9% service tax: Mobile users to pay more on communication services

9% service tax: Mobile users to pay more on communication services

- Mobile phone users will from today, October 1, 2019, begin paying more for communication services

- The tax, which was earlier 6% was increased to 9% when the Finance Minister announced the decision during the presentation of the 2019 mid-year budget review

- According to Ghana Chamber of Telecommunications, for every ¢1 of recharge purchased, a 9% CST fee will be charged leaving ¢0.93 for the purchase of products and services

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Mobile phone users will from today, October 1, 2019 pay more for communication services following the implementation of a 9% Communication Services Tax.

The tax, which was earlier pegged at 6%, was increased to 9% when the Finance Minister, Ken Ofori-Atta, announced the decision in Parliament during the presentation of the 2019 mid-year budget review.

Some mobile phone users have already received text messages from their service providers about the new development which they say will be “applied to every recharge.”

Telcos begin charging 9% Communication Service Tax today

Communication Service Tax today Source: UGC
Source: UGC

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According to the Ghana Chamber of Telecommunications, for every ¢1 of recharge purchased, a 9% CST fee will be charged leaving ¢0.93 for the purchase of products and services.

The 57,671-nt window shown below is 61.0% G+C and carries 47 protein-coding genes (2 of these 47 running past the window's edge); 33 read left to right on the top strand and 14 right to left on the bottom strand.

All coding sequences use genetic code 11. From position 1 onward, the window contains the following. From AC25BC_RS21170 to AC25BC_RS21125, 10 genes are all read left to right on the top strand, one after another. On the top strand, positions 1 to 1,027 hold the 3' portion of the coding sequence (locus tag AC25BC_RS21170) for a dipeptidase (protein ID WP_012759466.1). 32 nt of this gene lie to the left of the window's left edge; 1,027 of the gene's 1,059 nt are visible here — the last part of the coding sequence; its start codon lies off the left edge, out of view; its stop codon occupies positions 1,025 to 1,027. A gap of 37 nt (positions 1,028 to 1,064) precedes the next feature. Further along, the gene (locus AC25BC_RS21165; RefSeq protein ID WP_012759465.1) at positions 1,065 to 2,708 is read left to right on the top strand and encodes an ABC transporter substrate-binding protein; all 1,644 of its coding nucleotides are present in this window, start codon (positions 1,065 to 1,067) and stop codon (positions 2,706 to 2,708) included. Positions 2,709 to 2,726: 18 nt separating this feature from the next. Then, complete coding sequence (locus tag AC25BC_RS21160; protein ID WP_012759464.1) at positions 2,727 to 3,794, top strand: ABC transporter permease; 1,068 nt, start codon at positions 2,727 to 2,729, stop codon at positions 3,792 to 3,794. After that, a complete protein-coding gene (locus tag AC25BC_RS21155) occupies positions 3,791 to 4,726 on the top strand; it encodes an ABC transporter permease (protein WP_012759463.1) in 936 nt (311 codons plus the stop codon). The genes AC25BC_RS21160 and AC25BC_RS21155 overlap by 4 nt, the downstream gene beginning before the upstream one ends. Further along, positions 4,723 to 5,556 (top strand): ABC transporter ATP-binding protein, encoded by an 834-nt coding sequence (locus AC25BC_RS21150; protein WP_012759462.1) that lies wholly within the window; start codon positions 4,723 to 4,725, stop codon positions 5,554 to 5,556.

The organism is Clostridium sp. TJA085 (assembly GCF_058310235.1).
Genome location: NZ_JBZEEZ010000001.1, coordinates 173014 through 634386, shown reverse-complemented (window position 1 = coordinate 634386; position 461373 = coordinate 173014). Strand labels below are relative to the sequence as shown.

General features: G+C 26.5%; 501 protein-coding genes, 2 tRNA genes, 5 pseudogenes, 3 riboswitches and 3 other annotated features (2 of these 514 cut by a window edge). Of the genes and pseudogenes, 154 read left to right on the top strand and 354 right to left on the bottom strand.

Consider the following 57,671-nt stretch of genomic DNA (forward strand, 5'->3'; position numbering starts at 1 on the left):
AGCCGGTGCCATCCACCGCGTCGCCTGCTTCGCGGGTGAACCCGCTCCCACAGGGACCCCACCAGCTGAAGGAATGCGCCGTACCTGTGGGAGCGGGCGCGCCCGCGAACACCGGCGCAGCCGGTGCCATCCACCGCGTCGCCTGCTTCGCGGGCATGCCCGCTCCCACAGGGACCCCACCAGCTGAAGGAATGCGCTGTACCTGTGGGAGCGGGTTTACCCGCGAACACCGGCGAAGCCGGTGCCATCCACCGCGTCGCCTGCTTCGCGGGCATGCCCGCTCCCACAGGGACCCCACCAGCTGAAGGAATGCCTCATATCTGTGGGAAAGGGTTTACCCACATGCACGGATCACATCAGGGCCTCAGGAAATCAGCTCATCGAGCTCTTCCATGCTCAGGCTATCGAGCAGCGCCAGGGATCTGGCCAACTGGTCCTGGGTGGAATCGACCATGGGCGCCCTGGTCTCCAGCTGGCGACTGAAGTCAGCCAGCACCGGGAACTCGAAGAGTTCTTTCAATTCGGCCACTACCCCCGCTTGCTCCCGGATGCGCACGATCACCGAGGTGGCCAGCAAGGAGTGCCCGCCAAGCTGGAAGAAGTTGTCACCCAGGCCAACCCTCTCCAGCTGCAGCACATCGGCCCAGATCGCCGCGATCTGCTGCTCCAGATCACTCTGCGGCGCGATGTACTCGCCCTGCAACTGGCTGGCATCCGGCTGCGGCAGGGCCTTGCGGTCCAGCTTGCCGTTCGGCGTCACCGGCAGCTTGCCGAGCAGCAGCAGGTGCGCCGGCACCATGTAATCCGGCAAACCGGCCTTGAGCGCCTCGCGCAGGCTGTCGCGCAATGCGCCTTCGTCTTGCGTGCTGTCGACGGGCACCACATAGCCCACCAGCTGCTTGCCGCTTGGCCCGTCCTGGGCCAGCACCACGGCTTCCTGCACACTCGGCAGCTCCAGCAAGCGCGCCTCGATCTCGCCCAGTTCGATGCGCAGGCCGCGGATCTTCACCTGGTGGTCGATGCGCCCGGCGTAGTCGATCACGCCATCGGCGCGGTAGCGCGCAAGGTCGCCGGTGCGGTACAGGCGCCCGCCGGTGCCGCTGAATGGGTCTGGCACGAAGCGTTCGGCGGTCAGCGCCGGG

According to Ken Ofori-Atta, the increase in the tax is to help develop the foundation for a viable technology ecosystem in the county.

This would comprise putting in systems to identify and combat cybercrime, protect users of information technology and combat money laundering and other financial crimes.

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In a related development, Ghanaians will from Tuesday, October 1, 2019, pay more for electricity and water following the upward review of tariffs by the Public Utilities Regulatory Commission (PURC).

The PURC in a statement signed by the executive secretary, Mrs. Mami Dufie Ofori noted that electricity will go up by 5.94% and water by 2.22%.

The statement further explained that the upward adjustment became necessary due to factors such as Ghana cedi-US dollar exchange rate, inflation, demand forecast and electricity cost.

READ ALSO: Ghanaians to pay more for electricity and water effective October l

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